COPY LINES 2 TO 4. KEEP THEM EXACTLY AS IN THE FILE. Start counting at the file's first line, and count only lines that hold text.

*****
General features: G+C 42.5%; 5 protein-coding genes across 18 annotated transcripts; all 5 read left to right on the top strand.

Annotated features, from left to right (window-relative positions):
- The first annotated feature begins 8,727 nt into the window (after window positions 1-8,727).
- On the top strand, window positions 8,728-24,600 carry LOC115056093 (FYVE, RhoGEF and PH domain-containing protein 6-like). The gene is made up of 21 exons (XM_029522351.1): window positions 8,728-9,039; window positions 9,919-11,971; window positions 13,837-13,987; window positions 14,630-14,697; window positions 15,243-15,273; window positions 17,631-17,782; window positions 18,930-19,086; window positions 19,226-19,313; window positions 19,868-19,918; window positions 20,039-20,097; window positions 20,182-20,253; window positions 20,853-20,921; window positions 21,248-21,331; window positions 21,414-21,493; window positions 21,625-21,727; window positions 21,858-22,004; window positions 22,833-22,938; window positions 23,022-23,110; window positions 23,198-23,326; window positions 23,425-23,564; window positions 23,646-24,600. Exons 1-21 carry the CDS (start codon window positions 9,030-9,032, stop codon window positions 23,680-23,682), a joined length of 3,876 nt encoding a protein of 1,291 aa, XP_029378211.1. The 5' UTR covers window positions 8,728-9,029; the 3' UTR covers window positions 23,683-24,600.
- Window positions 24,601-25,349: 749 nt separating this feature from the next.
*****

Annotated features, from left to right (window-relative positions):
- The first annotated feature begins 8,727 nt into the window (after window positions 1-8,727).
- On the top strand, window positions 8,728-24,600 carry LOC115056093 (FYVE, RhoGEF and PH domain-containing protein 6-like). The gene is made up of 21 exons (XM_029522351.1): window positions 8,728-9,039; window positions 9,919-11,971; window positions 13,837-13,987; window positions 14,630-14,697; window positions 15,243-15,273; window positions 17,631-17,782; window positions 18,930-19,086; window positions 19,226-19,313; window positions 19,868-19,918; window positions 20,039-20,097; window positions 20,182-20,253; window positions 20,853-20,921; window positions 21,248-21,331; window positions 21,414-21,493; window positions 21,625-21,727; window positions 21,858-22,004; window positions 22,833-22,938; window positions 23,022-23,110; window positions 23,198-23,326; window positions 23,425-23,564; window positions 23,646-24,600. Exons 1-21 carry the CDS (start codon window positions 9,030-9,032, stop codon window positions 23,680-23,682), a joined length of 3,876 nt encoding a protein of 1,291 aa, XP_029378211.1. The 5' UTR covers window positions 8,728-9,029; the 3' UTR covers window positions 23,683-24,600.